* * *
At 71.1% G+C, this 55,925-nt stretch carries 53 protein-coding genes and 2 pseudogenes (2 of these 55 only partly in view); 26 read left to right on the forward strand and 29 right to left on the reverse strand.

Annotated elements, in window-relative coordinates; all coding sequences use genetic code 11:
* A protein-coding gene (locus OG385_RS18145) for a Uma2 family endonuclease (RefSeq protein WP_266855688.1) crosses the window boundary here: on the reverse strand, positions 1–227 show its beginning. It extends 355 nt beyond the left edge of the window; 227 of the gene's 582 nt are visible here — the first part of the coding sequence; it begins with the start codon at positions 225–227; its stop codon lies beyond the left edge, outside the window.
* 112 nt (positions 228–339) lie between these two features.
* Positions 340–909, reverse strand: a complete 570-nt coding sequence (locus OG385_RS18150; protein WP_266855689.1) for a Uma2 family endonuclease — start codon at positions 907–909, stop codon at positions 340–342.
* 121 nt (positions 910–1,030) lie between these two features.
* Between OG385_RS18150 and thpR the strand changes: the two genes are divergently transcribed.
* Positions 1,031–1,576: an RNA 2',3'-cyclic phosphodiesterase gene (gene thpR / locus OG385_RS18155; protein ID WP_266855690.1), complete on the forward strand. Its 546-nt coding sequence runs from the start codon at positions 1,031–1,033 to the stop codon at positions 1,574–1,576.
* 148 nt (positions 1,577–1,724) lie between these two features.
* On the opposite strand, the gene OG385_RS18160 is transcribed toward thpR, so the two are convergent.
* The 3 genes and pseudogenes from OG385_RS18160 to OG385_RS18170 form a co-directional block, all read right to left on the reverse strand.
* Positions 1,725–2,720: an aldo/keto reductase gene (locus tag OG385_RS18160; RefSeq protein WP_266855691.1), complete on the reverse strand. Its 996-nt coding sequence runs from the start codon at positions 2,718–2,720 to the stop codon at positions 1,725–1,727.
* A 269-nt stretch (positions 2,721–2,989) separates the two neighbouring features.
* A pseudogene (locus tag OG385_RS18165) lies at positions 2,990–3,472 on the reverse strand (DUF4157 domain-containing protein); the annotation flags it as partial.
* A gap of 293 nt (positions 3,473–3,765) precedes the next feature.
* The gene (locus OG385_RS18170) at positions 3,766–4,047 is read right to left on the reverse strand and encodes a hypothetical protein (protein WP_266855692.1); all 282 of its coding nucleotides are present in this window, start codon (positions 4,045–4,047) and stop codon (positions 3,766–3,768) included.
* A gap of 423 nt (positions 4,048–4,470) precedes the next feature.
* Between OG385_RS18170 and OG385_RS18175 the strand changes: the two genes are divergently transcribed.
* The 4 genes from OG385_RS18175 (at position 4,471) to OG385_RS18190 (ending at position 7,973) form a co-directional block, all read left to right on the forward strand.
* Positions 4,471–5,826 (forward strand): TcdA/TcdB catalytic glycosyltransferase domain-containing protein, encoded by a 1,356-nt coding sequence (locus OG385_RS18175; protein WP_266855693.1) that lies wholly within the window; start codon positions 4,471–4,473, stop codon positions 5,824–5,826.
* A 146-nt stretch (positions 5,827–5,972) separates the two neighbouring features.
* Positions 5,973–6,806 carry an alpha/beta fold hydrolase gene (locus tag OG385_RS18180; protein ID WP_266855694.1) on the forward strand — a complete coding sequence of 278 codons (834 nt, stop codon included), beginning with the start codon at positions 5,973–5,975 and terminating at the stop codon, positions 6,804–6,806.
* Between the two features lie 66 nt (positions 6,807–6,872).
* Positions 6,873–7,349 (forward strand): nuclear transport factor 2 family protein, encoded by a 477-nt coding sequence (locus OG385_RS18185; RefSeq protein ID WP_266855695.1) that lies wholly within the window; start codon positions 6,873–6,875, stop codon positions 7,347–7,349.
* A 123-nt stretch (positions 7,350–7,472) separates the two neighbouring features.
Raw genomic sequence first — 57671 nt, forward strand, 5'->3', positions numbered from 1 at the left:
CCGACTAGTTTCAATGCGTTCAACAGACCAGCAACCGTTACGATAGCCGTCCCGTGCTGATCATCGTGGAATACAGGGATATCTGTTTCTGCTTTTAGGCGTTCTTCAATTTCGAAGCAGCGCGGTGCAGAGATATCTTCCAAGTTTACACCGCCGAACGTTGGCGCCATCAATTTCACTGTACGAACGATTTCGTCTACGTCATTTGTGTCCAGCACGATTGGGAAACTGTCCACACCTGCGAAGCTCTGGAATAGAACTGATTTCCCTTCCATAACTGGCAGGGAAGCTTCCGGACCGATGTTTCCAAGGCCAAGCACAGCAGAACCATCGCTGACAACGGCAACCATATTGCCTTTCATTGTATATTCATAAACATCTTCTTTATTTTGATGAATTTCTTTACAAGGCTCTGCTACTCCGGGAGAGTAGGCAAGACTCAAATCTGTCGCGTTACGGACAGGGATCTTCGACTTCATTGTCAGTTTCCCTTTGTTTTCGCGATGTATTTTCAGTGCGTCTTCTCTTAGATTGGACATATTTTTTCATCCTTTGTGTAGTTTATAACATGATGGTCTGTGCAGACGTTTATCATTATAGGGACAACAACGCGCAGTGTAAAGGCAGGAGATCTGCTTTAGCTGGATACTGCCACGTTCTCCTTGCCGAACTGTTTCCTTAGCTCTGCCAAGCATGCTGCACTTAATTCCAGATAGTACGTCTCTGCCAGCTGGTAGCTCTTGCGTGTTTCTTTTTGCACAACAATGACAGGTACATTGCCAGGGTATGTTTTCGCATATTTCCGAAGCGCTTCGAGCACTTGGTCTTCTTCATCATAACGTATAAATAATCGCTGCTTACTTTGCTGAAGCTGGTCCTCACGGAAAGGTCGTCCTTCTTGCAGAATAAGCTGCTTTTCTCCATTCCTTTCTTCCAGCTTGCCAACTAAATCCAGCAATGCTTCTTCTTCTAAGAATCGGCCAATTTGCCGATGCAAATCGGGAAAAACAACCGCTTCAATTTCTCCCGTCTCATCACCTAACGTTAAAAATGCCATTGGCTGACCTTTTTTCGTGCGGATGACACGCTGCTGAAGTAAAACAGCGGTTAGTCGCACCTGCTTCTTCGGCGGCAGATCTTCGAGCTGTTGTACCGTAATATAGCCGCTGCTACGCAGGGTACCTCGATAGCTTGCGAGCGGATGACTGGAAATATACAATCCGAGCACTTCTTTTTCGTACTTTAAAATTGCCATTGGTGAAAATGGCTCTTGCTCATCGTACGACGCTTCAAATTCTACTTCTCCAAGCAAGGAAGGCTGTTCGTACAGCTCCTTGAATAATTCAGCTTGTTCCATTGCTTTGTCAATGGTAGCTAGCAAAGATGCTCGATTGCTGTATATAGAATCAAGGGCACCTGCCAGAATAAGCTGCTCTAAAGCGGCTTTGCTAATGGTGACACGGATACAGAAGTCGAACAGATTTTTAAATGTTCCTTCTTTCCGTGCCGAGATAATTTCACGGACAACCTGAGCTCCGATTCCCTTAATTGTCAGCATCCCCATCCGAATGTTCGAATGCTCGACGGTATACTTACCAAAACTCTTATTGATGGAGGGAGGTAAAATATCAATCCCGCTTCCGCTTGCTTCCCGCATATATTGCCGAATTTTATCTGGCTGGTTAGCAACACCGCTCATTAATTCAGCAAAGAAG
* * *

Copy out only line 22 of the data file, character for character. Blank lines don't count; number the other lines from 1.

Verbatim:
* Positions 5,973–6,806 carry an alpha/beta fold hydrolase gene (locus tag OG385_RS18180; protein ID WP_266855694.1) on the forward strand — a complete coding sequence of 278 codons (834 nt, stop codon included), beginning with the start codon at positions 5,973–5,975 and terminating at the stop codon, positions 6,804–6,806.